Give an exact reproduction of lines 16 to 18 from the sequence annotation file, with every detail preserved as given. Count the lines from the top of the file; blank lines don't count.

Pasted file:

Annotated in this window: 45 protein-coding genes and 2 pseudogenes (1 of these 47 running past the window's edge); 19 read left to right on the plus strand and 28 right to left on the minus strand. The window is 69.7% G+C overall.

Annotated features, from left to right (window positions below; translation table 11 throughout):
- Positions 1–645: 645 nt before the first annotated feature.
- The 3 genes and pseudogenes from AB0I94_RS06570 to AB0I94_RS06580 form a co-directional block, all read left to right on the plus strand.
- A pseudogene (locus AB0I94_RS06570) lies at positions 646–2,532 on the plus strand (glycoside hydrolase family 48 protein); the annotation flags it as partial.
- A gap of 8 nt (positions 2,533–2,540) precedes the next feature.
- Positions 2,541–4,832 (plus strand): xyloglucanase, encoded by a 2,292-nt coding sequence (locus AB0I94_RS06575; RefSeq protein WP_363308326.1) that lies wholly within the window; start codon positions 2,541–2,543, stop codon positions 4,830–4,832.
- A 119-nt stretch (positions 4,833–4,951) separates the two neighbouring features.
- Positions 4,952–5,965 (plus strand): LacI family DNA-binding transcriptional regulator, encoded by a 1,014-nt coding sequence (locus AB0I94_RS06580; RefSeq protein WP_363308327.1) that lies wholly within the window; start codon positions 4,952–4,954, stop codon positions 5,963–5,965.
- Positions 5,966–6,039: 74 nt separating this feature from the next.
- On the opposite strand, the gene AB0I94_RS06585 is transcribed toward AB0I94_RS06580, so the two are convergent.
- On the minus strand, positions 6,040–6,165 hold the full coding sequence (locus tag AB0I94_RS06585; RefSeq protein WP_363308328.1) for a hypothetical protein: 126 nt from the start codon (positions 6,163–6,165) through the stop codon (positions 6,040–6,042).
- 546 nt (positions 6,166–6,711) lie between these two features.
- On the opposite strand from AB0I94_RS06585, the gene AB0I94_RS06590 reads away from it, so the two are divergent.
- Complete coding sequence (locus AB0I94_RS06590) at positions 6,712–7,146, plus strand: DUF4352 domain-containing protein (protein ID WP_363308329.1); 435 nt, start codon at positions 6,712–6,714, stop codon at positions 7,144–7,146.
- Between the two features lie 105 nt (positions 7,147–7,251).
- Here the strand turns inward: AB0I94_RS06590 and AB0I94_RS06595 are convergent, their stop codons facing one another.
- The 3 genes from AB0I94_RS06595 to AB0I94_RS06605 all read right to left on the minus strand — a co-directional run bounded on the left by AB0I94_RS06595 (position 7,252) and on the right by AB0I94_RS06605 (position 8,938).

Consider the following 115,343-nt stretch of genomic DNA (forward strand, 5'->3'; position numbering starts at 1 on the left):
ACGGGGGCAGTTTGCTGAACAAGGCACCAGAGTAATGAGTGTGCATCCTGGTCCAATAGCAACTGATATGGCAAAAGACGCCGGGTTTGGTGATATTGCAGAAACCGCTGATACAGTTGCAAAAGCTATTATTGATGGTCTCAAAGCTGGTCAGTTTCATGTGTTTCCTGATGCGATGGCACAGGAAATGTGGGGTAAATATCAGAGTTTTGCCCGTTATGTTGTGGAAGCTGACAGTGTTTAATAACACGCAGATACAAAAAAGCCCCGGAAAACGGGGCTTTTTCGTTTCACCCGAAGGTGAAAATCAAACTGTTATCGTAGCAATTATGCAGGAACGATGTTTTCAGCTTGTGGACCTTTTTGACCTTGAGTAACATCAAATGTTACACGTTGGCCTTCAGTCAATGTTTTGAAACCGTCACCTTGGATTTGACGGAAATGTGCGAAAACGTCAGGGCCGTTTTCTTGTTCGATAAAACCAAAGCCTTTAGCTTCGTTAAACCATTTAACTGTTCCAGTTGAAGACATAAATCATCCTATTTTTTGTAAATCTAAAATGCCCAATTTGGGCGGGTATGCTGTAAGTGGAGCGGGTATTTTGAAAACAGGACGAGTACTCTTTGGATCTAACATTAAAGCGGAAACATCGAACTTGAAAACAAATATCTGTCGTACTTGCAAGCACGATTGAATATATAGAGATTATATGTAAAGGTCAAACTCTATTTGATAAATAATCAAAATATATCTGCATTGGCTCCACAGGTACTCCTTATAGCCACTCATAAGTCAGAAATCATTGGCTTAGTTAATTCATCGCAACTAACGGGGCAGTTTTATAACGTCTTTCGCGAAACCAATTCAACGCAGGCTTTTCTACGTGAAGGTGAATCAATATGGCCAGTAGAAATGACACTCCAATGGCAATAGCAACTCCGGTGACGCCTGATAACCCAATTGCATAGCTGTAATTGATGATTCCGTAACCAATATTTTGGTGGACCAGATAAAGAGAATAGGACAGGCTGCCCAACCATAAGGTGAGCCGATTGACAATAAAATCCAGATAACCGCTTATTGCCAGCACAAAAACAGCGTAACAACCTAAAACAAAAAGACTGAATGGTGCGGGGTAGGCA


- Between the two features lie 105 nt (positions 7,147–7,251).
- Here the strand turns inward: AB0I94_RS06590 and AB0I94_RS06595 are convergent, their stop codons facing one another.
- The 3 genes from AB0I94_RS06595 to AB0I94_RS06605 all read right to left on the minus strand — a co-directional run bounded on the left by AB0I94_RS06595 (position 7,252) and on the right by AB0I94_RS06605 (position 8,938).